Yesterday markets saw a large default in the energy space.  Arch Coal filed for Chapter 11 bankruptcy citing tumbling domestic coal demand as the reason. Arch Coal’s default on $3.2 billion will raise the metals and mining sector’s trailing 12-month default rate from 11% at the end of December to 15% through today.  However, it will bring the default rate for the coal sub-sector to an unprecedented 43%, according to Fitch Ratings.

We have been stating for the past six months that risk almost always starts at the “fringe” and works its way to the quality.  The troubles in the energy patch are not isolated. The defaults will eventually work their way across multiple industry groups, as the excess in credit begins to reset.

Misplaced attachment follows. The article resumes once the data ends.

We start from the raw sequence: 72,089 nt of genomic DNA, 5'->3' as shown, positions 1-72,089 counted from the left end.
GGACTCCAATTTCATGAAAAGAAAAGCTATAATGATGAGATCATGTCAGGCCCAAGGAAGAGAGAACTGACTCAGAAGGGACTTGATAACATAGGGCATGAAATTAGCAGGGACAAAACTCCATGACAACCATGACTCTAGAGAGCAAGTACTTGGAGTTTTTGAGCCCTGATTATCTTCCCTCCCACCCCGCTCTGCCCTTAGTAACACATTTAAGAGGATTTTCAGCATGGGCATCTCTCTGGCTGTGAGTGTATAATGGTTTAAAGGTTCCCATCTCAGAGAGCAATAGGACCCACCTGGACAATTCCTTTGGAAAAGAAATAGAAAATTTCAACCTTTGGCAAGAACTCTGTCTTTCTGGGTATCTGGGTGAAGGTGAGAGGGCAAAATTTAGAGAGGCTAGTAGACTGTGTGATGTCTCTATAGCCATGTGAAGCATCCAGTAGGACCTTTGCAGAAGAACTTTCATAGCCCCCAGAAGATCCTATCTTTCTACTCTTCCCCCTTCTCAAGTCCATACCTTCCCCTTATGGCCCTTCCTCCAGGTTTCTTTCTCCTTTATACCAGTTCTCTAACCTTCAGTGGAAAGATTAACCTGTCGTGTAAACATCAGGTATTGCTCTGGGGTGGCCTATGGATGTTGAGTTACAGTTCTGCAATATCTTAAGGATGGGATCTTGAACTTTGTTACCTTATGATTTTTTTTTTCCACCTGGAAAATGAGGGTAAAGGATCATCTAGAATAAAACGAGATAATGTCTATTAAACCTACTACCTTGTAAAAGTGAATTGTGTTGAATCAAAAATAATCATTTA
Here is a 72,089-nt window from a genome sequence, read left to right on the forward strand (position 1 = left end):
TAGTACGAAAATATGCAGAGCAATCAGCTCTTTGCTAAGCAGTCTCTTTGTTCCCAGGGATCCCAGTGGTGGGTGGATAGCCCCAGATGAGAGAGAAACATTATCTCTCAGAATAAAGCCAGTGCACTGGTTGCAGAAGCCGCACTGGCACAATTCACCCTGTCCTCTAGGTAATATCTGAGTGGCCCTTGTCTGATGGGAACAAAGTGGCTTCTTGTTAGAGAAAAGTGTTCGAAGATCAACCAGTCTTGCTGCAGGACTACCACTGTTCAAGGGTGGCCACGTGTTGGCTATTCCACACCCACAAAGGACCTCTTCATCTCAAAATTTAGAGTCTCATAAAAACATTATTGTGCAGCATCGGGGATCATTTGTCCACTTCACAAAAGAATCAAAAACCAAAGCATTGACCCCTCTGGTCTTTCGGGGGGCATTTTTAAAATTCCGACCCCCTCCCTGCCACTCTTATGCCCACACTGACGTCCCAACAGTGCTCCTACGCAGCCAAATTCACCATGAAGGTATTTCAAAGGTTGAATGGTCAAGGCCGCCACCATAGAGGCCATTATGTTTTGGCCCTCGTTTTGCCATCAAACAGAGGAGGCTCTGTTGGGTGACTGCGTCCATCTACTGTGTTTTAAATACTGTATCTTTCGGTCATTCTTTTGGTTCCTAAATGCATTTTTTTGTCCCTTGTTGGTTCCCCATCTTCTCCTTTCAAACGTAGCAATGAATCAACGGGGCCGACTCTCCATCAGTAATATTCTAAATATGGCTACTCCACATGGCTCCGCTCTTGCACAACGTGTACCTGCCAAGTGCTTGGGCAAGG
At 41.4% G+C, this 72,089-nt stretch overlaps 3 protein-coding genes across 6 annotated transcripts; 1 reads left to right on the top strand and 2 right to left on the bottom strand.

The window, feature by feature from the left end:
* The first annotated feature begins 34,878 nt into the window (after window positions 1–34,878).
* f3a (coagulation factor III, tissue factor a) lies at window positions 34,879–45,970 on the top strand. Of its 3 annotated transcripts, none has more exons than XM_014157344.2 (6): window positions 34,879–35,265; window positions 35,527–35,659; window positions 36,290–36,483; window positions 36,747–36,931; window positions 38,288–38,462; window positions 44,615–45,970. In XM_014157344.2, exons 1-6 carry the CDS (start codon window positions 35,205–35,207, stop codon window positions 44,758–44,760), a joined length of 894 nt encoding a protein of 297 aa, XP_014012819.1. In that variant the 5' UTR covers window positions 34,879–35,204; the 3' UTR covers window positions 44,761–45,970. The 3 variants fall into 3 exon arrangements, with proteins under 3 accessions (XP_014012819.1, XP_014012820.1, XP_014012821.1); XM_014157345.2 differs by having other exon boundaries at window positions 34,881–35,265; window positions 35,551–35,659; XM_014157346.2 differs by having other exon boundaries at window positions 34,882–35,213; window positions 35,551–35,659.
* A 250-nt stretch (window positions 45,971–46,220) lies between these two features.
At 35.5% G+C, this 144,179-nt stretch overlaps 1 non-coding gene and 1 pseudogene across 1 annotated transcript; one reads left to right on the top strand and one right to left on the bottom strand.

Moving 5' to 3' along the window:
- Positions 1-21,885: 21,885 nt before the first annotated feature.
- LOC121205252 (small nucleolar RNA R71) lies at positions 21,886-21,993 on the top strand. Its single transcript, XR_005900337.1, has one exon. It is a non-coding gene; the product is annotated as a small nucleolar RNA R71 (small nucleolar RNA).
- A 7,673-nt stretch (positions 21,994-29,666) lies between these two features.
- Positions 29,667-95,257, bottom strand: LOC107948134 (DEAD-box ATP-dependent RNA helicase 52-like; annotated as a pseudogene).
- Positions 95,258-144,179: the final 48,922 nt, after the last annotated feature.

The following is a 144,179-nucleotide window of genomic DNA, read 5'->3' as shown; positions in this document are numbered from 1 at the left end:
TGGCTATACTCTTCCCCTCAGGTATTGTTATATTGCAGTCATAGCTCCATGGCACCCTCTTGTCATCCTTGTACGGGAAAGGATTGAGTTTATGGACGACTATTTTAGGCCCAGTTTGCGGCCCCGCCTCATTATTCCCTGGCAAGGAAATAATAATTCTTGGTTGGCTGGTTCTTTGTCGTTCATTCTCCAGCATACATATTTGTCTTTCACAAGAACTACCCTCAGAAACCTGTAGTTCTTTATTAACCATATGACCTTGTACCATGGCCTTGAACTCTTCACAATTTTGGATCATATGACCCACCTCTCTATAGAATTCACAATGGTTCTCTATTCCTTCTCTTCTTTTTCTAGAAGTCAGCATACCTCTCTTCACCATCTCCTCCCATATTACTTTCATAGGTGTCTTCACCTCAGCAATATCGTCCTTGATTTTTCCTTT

Defaults on speculative debt are nothing new. However, there is an important difference in the current default environment. The chart below compares the BofA Merrill Lynch CCC Option Adjusted Spread to the Federal Funds Rate. We have never seen the spread between the OAS and Fed Funds Rates rising to these levels while the Fed is raising rates.  At approximately 18%, these levels have historically occurred when the economy is already in recession, and the Fed is cutting rates. Raising rates into an increase in defaults is not a recipe for stability.


Raising Rates Into Defaults Chart